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IN CONVERSATION

Byline: Megan Steller

In the midst of 2020’s lockdown, Emma Jardine of the Streeton Trio had her hands full. Unusually, though, they weren’t busied with the violin, but instead with gardening and cooking and chasing her three children under the age of five, the youngest of whom had been born that January. As the year progressed, and the crisis escalated, leaving colleagues and friends out of work and the sector as we knew it strangely deserted, she had started contemplating the work she had been engaged in up until that point – what was the true purpose of art? What is the point of music?

How should musicians and artists be grappling with the question of their relevancy as all around them theatres and concert halls shutter? One afternoon, this question at the forefront of Emma’s mind, one of her children was idly scanning the radio as she tended to her garden. As he flicked through the channels, there out of the blue appeared Mendelssohn’s Piano Trio No. 1 in D minor, and Emma knew immediately that it was her ensemble that the presenter had chosen to broadcast. She hurried over to sit next to her son, and all of the feelings that had been brewing since the beginning of the strange new normal arose. “You know when it hits you?” she asked me, when we caught up on the phone at the start of the new year. “It was beautiful and sad, and a great feeling of longing and nostalgia filled me all at once, remembering how it feels to perform, to feel the connection and energy of the audience.” You get on with things, we mused, with life and day-to-day frustrations and joys, and then all of a sudden it strikes you: the reason why artists must continue to create.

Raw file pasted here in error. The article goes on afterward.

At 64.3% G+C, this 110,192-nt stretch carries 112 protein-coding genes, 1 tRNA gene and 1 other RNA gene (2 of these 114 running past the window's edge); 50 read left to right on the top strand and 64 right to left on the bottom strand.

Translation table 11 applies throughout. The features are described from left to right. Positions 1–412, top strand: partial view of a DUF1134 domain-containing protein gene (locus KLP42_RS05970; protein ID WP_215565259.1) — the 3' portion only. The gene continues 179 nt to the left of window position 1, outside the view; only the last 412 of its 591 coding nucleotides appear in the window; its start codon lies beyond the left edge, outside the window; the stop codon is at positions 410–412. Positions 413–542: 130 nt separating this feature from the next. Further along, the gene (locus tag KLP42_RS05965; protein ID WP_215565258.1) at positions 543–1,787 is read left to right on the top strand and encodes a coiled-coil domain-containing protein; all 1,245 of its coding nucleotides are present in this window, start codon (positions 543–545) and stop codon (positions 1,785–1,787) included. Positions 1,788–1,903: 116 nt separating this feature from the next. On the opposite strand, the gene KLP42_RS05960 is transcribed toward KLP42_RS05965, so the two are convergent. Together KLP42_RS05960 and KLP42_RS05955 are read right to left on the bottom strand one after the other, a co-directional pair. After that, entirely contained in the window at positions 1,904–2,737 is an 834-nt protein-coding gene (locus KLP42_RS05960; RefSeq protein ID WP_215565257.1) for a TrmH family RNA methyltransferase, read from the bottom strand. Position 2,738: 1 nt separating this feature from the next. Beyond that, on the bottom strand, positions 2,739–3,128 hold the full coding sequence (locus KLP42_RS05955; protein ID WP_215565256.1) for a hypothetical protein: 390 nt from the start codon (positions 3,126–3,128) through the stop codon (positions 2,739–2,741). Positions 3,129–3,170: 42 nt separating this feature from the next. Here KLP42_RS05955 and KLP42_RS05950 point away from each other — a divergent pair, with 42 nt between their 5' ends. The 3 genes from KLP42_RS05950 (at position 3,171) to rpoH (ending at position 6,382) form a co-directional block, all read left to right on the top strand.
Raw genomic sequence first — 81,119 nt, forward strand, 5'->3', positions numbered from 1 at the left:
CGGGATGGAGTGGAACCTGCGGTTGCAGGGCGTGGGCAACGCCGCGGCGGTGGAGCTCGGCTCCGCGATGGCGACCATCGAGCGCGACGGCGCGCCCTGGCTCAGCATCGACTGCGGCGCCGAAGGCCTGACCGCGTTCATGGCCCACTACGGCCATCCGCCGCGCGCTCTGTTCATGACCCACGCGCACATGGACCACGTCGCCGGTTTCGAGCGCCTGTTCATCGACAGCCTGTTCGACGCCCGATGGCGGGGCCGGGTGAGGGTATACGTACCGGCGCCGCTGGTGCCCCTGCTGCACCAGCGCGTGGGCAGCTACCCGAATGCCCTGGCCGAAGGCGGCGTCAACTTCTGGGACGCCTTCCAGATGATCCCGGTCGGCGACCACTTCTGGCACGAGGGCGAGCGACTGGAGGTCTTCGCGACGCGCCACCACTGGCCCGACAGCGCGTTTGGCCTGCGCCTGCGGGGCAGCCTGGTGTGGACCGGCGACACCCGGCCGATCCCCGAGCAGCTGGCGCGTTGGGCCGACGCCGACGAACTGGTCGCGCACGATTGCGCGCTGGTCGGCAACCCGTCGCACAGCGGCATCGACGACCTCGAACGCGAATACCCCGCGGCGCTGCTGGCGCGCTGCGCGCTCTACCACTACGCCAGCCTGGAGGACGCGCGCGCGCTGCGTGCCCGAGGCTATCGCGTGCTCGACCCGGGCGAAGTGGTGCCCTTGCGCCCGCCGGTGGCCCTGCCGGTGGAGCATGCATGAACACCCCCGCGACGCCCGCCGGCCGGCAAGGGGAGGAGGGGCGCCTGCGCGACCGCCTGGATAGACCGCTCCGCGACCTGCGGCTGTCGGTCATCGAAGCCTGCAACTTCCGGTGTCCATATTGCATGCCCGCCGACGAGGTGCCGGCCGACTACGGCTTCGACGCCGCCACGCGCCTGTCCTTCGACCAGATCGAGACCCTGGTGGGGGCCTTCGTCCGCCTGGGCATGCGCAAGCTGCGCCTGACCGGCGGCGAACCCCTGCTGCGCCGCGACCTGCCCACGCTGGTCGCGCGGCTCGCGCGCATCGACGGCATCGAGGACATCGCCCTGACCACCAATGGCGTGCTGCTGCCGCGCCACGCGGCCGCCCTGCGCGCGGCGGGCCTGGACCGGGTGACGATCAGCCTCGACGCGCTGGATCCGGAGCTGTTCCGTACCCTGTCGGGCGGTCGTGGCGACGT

Once the entirety of the piano trio had been performed, Emma listened as ABC Classic FM broadcaster Martin Buzacott relayed a text message he had received in the studio while the Mendelssohn played; a lady called Annette from Melbourne had written to tell him about her amateur piano trio, who had played together every Wednesday for the past 30 years. The Trio No. 1 had been a favourite of theirs to play together. Since the pandemic had begun, their cellist had been moved into an aged care facility, so the trio had been unable to get together for the first time in three decades. As soon as Annette heard those opening strains on the ABC though, performed deftly by the Streeton Trio, she’d called up her two long-time friends and musical colleagues and the trio had sat together, but apart, listening and remembering.

The power of chamber music, in all its imitable, intimate goodness, is its ability to “touch people to their very core”; a feeling that has been wildly missed by both the performers and their listeners over the past months. For acclaimed oboist Diana Doherty, who will join the Streeton Trio for Musica Viva Australia’s first program of the 2021 season, the “slightly slower pace of the past year was an opportunity to let go of perfectionism. 

"I am determined to hold onto the freshness that this period of reflection has afforded us"

The pursuit of perfectionism is one that many musicians get drawn into, as if it is achievable or even definable.” In finding space for the simple joys of what music can do, in particular the music shared by distant colleagues, Diana has relished the return to “the communication of the music” as first priority.

“I am determined to hold onto the freshness that this period of reflection has afforded us,” she says when asked about the challenges and excitements of moving into a time of renewed performance opportunities. “We love what we do, but when it feeds us and financially sustains us, it adds additional pressure. I had turned into someone who didn’t listen to music ever, because playing in an orchestra, what I craved was silence at the end of the day. I needed to rest my ears, so I stopped listening even to the radio, and I’ve rediscovered [in this time] the joy of hearing my colleagues and friends performing. I have turned the music back on.”

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